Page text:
I had a nightmare the other night that I had shaved my head. It wasn’t the baldness that upset me so much, in fact, in the dream it felt like a great burden had been lifted. The thing that bothered me was that I botched the job. I missed whole sections. Weird bits of hair were sticking out, some of it was really long and it kept falling in my face as the dream continued on.
It was an oddly upsetting dream.
The more I thought about it, the more I came to understand it as a metaphor for my botched attempts to simplify my life. I keep saying I need to do it, and then I keep taking on new projects.
So I’ve decided to get a little ruthless. I’m cutting, delegating, and even (gasp) asking for help. However, there are a few things that cannot go. I will not give up my fiction (5am to 6:30am is ME time). I can’t quit my job. And my family is just effing awesome, so they get to stay. With all those things accounted for, I have an hour or two left each week.
Historically, that time has gone to social media and my blog, but there has been a development. I’ve been offered a ghost writing position that I’m SUPER excited about. It’s not a lot of time, but it’s science writing, which is a passion of mine. And it pays.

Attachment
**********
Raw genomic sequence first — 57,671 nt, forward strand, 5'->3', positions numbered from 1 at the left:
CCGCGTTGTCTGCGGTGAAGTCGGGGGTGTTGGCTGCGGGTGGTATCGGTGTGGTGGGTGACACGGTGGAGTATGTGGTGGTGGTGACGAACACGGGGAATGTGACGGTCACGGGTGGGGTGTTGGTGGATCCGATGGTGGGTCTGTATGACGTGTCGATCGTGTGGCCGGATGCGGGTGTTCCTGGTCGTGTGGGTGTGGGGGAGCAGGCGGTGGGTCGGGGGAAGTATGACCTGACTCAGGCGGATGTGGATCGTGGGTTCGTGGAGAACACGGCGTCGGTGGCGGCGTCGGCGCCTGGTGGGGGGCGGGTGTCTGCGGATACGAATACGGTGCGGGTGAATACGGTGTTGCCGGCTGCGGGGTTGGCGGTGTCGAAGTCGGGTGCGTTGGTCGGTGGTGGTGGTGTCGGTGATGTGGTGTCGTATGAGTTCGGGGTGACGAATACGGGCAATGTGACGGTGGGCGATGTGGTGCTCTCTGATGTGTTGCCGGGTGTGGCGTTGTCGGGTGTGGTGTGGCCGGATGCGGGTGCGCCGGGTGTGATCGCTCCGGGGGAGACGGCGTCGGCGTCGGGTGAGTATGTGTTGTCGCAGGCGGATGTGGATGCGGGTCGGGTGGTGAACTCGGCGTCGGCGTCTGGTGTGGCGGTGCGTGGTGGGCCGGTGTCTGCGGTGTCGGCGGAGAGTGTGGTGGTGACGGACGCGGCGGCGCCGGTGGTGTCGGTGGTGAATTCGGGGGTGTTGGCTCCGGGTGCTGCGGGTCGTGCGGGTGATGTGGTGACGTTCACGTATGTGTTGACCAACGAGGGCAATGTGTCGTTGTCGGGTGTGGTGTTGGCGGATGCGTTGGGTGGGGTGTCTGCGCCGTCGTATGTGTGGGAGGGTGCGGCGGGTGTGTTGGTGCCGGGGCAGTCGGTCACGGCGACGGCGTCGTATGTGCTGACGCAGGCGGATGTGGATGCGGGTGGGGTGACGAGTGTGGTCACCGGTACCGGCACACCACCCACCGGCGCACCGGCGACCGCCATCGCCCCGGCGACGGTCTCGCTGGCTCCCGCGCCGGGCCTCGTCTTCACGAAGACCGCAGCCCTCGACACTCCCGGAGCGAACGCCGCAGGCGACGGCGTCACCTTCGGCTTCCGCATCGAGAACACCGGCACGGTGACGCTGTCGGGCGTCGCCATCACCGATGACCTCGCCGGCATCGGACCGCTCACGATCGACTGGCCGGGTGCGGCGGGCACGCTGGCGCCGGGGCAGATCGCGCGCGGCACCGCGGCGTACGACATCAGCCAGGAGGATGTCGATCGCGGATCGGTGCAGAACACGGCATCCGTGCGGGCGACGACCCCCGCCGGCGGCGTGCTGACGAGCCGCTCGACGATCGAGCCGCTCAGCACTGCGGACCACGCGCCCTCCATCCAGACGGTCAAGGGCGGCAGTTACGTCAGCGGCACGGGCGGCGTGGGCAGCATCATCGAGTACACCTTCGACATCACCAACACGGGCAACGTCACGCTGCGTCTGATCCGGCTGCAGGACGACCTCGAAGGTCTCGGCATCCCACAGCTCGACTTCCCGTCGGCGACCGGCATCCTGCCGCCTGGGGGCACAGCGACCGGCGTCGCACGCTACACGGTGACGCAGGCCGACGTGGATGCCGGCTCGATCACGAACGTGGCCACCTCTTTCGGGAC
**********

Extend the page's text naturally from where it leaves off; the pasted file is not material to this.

So the blog is getting the boot, at least temporarily. The dream is to some day have time to do it all, but until that time comes I have to prioritize. So please head on over to my Facebook page
I really appreciate all the support I get from my blog readers. Thank you so much.
Until we meet again…
Every year the holidays seem to come faster. That is, the days zip past a little quicker, and it’s harder to find time for all the important things like building gingerbread houses, visiting Santa, and yes, continuing to work on the novel. The whole getting-up-at-5am thing is also a little harder, as I tend to drink more. For instance, we had our company holiday party last night. It was fun, and I overslept this morning.